More body parts found in grisly Canada murder

Montreal police probed Wednesday a horrifying new twist in the gruesome "Canadian Psycho" murder case after new body parts turned up in the mail at two Vancouver schools, while the suspect awaits extradition from Germany.

Authorities were still trying to determine if the human hand and foot discovered in two separate packages on Tuesday were indeed those of the killer's victim, 33-year-old Chinese student Lin Jun.

Luka Rocco Magnotta, a 29-year-old Canadian porn actor, was arrested in Berlin on Monday after a week-long international manhunt and is awaiting extradition to Canada for murdering Lin, believed at one point to have been his lover.

Magnotta allegedly filmed himself on the night of May 24-May 25 killing Lin with a pick axe and dismembering the body before sending a foot and a hand to the headquarters of Canadian political parties, including Prime Minister Stephen Harper's Conservatives.

A series of new videos from Magnotta -- likely filmed after the murder -- have appeared on the Internet and appear to be authentic, according to police.

In one, posted on YouTube, a cavalier looking Magnotta is seen smoking and says, "what's up and hi to all my fans," while Madonna's song La Isla Bonita plays in the background.

Police called the initial video showing the murder "sordid" and said the crime scene -- an apartment on Montreal's busy Decarie Boulevard -- was virtually covered in blood.

The victim's torso, which has also been identified as belonging to Lin, was discovered in a suitcase outside Magnotta's apartment building, but his head and his second hand and foot were all unaccounted for before Tuesday.

Montreal homicide investigators have taken over the Vancouver probe into whether the latest body parts belonged to Lin, who had been studying computer science at Concordia University in Montreal before his gory death.

Vancouver police said the packaging and addresses on the boxes sent to schools there, in the far west of the country, were similar to those on the parcels discovered at the political offices in eastern Canada.

Magnotta, who fled Canada on May 26, initially to Paris, was picked up on Monday on an Interpol warrant by German police in an Internet cafe in Neukoelln, a working-class district of Berlin.

He offered little resistance, saying simply: "You got me," a German police spokesman said.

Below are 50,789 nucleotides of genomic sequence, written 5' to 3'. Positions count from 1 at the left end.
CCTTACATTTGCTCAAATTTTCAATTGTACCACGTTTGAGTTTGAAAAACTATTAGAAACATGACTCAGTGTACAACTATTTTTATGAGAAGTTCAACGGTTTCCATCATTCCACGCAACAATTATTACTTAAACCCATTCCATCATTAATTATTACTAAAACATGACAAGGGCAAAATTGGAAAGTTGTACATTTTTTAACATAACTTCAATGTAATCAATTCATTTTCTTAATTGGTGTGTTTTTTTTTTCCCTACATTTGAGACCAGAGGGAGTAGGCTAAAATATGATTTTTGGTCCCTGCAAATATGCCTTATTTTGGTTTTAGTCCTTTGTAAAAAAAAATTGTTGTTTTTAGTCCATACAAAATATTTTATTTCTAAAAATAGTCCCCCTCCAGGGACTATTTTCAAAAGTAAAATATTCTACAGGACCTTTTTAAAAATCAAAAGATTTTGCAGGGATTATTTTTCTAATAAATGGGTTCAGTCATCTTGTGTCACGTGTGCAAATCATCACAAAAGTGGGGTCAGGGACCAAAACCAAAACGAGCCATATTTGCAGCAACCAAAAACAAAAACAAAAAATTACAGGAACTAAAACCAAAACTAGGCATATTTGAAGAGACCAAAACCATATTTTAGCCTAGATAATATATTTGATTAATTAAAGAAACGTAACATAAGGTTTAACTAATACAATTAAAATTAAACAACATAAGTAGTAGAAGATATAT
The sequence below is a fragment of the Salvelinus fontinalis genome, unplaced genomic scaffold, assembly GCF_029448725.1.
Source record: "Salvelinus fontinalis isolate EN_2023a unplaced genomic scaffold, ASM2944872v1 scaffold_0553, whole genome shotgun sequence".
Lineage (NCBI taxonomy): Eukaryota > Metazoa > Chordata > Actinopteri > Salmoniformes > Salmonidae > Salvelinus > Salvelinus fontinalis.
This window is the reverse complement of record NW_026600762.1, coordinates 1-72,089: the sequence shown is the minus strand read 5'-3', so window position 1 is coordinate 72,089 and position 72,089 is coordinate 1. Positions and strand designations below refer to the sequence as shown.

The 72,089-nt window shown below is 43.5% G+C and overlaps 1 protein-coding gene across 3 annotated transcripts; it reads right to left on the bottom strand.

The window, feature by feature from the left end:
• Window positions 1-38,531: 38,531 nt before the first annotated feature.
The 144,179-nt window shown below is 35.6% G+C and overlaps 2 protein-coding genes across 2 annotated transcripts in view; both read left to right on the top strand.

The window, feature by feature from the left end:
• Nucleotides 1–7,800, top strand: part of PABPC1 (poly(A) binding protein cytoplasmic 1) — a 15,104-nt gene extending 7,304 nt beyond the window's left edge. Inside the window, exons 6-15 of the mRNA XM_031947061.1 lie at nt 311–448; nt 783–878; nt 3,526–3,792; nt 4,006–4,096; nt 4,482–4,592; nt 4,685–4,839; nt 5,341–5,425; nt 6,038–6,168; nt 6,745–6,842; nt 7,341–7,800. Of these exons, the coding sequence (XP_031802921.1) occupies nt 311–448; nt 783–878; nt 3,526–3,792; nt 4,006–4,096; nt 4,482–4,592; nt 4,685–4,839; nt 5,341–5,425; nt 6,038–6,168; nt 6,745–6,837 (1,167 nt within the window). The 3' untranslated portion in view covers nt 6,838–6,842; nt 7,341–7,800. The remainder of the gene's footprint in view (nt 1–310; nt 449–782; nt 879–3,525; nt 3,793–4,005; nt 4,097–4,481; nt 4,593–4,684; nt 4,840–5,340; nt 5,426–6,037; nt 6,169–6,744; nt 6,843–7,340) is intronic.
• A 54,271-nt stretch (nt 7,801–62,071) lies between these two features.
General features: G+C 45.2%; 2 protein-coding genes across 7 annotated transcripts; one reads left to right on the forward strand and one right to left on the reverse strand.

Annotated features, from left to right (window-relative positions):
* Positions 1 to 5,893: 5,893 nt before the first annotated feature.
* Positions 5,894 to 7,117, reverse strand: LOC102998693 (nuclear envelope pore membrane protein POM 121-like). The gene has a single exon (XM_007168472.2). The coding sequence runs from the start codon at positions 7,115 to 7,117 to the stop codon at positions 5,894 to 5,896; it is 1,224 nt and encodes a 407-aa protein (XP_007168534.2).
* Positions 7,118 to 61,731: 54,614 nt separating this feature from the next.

It is not clear when he will be extradited to Canada but the move is expected in the coming days.

Canadian authorities said Magnotta will face charges of first degree murder and committing indignities to a body. He is also expected to be charged with publishing and mailing obscene matter to Canadian politicians.

The suspect, who resided in Montreal but is originally from Toronto, has been dubbed the "Canadian Psycho" and the "Butcher of Montreal" for a unfathomable murder that could have come straight out of a horror movie.

Lin's grieving parents, accompanied by his sister and his uncle, arrived in Montreal late Tuesday from China to meet with Chinese diplomatic officials and police and university administrators, the Chinese consulate told AFP.

Authorities are mulling whether to investigate an Edmonton-based website for publishing the video of Lin's dismemberment, believed to have been posted by Magnotta before he fled Canada.

Police are probing three other videos of Magnotta which appeared on the Internet after the suspect headed to France, then Germany.

In addition to the "fan" video with the Madonna song, a second clip shows the suspect filming himself while music from the band New Order plays. A third video shows him peeking out the window of a dimly-lit apartment.

Montreal's serious crime unit said it believes the videos were filmed after the Montreal murder.

"All we can say is that we've seen the videos and they appear to be authentic," police spokesman Ian Lafreniere told AFP. "But we have to ensure the videos' veracity and figure out when they were filmed."

Magnotta, who has worked as a bisexual porn star and as a gay prostitute called "Angel," has changed his name and used several aliases.

Under his birth name Eric Clinton Newman, he was convicted of defrauding several retailers and with stealing $16,900 from a woman in Toronto, culminating in a suspended sentence and probation in 2005.

A series of judge-imposed conditions reportedly banned him from owning or using a camera or a computer, and from accessing the Internet.

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